RapidMade is teaming up with OSU to develop a new way of creating industrial-grade carbon fiber-reinforced 3D prints.

In many industries, new equipment is often a double-edged sword. Although technological advances bring many advantages, new equipment requires large investments from business owners in order to stay competitive while frequently leading to the end of manufacturer support for older equipment. This can put small business owners in a bind as old equipment becomes prohibitively expensive to maintain, while newer models require too much upfront capital for their business to afford to compete.

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Few industries feel the bite of this process harder than the agricultural industry. In a business landscape where smaller farms already find it difficult to compete with large operations, it can often become impossible to cover the costs of maintaining discontinued equipment. Moreover, the specialty parts required by the agricultural industry are almost always difficult to obtain in rural areas.

Industrial-grade 3D printed replacement parts

RapidMade is hoping to change this by developing a way for rural communities to affordably produce their own replacement parts. As part of a partnership with OSU, we are looking at a new method for using carbon fiber to reinforce nylon 3D printed Multi Jet Fusion parts. Along with this, the project also aims to create custom design software to allow agriculture businesses to get the most from this new technology. Lastly, we are putting together plans for self-contained 3D printing centers that would provide everything rural communities need to 3D print their own replacement parts for agricultural equipment at a fraction of the cost of traditional technologies.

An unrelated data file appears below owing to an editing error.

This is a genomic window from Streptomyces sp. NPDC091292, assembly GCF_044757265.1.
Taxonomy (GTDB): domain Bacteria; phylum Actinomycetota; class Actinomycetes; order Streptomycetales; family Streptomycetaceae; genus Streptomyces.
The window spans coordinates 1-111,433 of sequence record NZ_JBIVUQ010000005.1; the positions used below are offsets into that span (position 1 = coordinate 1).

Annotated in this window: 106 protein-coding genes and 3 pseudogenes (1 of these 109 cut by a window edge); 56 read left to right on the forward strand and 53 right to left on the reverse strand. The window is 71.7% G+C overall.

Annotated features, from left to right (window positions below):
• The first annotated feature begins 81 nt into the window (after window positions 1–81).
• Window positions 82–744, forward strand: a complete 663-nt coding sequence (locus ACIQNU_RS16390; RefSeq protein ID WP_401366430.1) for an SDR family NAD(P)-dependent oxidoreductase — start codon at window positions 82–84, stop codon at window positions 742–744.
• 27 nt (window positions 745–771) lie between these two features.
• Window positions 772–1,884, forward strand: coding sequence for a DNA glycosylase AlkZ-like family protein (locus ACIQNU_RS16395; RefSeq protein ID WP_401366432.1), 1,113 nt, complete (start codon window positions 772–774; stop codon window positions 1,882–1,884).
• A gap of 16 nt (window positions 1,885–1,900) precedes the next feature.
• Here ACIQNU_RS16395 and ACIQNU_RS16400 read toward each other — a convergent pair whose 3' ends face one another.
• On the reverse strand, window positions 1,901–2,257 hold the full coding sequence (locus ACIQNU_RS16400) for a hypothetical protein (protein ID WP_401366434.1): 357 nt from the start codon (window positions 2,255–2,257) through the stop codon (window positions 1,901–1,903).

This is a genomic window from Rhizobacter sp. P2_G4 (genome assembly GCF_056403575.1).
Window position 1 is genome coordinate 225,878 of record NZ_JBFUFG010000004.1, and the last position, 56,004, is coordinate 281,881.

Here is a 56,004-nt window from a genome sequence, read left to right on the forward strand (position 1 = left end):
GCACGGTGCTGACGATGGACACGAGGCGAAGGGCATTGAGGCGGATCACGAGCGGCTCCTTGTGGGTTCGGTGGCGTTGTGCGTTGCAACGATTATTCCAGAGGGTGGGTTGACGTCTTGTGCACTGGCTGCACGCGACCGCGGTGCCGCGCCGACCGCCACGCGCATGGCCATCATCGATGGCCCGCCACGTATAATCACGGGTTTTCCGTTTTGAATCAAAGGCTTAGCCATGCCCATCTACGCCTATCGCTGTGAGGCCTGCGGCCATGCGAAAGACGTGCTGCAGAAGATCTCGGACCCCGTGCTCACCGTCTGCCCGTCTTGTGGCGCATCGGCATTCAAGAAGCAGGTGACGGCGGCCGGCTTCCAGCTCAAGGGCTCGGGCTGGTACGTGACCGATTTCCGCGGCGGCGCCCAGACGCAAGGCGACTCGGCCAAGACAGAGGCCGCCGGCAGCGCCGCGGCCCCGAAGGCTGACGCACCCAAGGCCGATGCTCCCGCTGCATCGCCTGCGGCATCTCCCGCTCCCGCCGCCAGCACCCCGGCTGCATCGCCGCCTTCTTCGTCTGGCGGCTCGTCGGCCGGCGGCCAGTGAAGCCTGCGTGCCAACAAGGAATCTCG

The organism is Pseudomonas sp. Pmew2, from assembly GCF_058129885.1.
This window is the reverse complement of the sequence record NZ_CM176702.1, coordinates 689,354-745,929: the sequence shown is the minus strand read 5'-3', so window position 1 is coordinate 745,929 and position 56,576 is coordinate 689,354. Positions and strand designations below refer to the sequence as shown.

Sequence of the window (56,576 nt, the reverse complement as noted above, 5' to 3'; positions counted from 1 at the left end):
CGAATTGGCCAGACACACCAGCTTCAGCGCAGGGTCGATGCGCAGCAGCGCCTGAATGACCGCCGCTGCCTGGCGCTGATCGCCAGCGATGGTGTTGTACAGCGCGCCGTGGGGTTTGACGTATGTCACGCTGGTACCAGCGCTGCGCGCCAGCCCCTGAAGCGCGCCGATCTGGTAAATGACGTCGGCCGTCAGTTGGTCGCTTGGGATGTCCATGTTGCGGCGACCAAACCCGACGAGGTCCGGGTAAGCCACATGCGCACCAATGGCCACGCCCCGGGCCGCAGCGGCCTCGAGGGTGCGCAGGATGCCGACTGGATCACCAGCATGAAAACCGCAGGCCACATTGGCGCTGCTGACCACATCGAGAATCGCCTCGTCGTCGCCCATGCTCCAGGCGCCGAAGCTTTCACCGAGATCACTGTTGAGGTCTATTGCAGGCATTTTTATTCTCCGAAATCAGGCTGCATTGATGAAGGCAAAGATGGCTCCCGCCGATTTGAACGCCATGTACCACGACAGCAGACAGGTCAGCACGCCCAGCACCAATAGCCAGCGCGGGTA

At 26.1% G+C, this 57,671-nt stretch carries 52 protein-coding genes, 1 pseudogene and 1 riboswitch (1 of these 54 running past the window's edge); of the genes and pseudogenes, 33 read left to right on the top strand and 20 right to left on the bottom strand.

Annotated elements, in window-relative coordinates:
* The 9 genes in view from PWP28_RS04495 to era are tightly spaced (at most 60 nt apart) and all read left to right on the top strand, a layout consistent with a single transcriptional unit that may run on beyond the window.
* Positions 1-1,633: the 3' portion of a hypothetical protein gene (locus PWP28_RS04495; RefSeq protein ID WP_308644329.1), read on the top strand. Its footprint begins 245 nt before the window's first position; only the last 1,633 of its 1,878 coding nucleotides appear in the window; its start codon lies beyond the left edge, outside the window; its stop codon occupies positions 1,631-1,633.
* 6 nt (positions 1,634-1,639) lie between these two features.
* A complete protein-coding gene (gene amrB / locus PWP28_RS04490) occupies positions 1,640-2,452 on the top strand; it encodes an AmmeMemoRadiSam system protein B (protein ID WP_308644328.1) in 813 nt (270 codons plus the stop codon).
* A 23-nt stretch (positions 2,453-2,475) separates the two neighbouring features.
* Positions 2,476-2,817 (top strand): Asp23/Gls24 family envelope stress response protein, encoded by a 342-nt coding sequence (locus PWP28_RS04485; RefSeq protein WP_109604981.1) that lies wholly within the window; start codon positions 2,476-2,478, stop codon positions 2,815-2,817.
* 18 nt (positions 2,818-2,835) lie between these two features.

To read more about our plan for increasing the accessibility of custom 3D printing, take a look at the new white paper we just published on the topic by clicking the button below.

Posted
AuthorMicah Chaban